CISF, which secures the Delhi Metro network, today appealed to commuters to "keep sometime for security checks" and cooperate with its personnel so that safe journey for them could be ensured.
The paramilitary force has also taken on itself to thrash out issues related to passenger safety and security as it has tasked its Inspector General (IG) rank officers to attend meetings with all stakeholders involved in Metro operations like the Delhi Metro Rail Corporation (DMRC) and Delhi Police.
"We have a polite request for Metro commuters. We want them secure and if commuters too want a free and safe travel without any difficulty, they should keep sometime for security checks," Central Industrial Security Force chief Arvind Ranjan told reporters on the eve of the forces' 45th Raising Day on March 10.
The force is gearing up to the new measures as footfalls on the Delhi Metro are increasing everyday with close to 25 lakh people using the mass rapid rail network each day across 134 stations in the national capital region including Noida, Ghaziabad, Gurgaon and Faridabad.
"You will have to see the crowds at select stations during morning and evening hours. There is a lot of rush and there is a lot of pressure. Despite the best equipments with our personnel, they are not able to utilise them to the fullest," he said.
There have been instances of brawl happening between passengers and CISF security personnel when it comes to personal frisking or baggage scanning in the Metro.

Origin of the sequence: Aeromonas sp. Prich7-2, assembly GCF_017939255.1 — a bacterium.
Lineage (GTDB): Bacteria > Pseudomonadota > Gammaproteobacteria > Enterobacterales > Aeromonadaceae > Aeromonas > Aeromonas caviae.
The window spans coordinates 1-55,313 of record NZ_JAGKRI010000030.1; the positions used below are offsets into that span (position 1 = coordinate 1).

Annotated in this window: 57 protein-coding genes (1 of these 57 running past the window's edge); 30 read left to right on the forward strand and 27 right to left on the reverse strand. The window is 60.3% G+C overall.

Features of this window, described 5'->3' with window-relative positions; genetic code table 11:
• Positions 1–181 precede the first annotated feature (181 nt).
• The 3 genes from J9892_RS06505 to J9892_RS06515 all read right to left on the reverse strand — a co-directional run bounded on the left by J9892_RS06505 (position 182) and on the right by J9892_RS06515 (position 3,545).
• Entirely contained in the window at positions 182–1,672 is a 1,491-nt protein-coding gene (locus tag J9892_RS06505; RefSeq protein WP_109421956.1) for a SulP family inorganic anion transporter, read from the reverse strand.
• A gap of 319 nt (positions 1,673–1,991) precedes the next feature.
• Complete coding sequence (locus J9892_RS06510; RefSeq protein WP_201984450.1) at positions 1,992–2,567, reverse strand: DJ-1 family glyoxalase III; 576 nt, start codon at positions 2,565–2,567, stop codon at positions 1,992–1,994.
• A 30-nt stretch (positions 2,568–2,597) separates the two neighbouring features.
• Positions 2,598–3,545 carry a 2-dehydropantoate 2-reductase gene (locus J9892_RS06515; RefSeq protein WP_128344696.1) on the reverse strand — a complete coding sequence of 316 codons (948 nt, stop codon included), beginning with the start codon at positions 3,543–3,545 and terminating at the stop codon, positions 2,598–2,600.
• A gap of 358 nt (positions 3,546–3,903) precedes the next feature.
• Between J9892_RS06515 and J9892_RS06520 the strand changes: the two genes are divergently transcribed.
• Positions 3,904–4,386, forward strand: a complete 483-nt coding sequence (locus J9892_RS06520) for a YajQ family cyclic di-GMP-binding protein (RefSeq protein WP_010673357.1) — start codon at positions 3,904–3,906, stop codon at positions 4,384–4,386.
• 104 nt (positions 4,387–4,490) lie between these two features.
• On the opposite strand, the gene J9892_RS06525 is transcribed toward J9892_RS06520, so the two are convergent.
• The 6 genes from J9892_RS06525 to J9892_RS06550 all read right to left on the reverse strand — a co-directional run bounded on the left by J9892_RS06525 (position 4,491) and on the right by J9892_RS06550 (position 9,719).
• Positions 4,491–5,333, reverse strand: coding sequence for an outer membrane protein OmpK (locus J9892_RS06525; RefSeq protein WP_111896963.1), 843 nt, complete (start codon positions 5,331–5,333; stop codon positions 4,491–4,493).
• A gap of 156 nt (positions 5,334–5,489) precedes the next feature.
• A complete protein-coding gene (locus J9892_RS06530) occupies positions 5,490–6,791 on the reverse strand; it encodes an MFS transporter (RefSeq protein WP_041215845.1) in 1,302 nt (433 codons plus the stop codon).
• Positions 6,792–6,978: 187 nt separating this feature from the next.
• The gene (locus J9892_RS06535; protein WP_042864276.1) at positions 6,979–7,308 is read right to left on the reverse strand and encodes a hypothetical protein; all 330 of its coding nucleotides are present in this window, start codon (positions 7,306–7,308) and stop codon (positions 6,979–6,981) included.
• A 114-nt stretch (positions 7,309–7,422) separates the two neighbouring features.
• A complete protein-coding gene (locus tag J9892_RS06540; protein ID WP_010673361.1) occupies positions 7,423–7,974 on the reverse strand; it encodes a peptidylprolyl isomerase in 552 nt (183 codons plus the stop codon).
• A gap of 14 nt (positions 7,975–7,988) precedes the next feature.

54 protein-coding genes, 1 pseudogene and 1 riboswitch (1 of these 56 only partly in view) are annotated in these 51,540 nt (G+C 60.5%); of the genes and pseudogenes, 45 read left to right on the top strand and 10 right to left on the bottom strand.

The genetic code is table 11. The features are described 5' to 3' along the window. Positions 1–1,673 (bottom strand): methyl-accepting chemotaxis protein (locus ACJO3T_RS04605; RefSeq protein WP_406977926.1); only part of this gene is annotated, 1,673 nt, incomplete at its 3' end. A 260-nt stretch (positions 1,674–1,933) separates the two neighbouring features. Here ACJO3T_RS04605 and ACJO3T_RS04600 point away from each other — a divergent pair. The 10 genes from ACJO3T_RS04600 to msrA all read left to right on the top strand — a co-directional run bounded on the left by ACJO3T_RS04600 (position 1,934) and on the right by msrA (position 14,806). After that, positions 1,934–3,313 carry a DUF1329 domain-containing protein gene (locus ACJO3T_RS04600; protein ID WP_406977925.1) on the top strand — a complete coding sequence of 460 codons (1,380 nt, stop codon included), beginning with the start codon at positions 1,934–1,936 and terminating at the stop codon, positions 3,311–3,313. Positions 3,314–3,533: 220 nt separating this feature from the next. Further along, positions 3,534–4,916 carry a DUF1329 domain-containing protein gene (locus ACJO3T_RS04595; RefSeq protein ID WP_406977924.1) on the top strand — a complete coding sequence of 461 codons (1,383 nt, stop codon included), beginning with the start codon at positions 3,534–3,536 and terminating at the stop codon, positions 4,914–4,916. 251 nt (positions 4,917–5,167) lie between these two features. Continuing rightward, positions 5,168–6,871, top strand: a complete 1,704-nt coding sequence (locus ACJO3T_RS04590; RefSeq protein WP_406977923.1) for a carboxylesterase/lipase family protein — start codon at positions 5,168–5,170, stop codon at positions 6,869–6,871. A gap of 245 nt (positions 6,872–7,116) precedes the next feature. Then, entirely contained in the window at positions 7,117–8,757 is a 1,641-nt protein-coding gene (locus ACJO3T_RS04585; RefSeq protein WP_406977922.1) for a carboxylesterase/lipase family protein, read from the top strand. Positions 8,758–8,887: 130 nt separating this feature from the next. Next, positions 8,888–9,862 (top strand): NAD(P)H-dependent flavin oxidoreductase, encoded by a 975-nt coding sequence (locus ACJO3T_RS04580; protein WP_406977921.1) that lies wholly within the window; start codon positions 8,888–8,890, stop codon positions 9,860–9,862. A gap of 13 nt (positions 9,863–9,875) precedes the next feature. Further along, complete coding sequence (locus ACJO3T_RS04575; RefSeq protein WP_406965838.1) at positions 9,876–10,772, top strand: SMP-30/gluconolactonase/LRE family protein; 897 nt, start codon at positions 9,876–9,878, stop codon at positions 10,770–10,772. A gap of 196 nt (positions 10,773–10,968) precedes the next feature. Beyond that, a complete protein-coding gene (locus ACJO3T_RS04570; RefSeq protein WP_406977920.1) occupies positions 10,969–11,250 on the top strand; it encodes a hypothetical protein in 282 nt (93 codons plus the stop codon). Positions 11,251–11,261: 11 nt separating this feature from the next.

Ranjan said the force needs the help of commuters so that they can make the quality of services at the Delhi Metro swift and memorable.
The CISF DG said the force has initiated a pilot project to improve security measures and elicit cooperation from metro passengers at eight stations in Delhi and once the feedback is received, changes would be seen.
Ranjan said that keeping in mind these requirements, CISF has decided to improve security 'mock drills' it conducts with other security agencies and disaster mitigation teams in the network, much of which is underground and tunnelled.
The DG, who has headed the premier counter-terror force NSG before taking up the top post in CISF in December 2013, said CISF personnel will now deploy combat techniques used by commandos of the elite unit in undertaking special rescue operations at the rail network.
The force has, in the last two months, also started new programmes to hone the communication skills of its troops posted for Metro security.
CISF officials said Metro commuters, especially women passengers, should make the best use of the CISF helpline --011-22185555-- to report any untoward or suspicious incident in the Delhi Metro.
Close to 5,000 CISF men and women are deployed for Metro security duties and the force has projected an additional requirement of 3,000 troops for these tasks to the Union Home Ministry.
The DG said the force has been roped in by the DMRC for securing the 92 new stations that will come up in the phase-III expansion of the Metro.
Ranjan said they have already identified their personnel for the task and will begin their induction training soon.
The force has also decided to jointly share the feeds and video footage of the DMRC control rooms by posting their men at these locations and simultaneously increase the coverage of CCTVs in the existing Metro stations.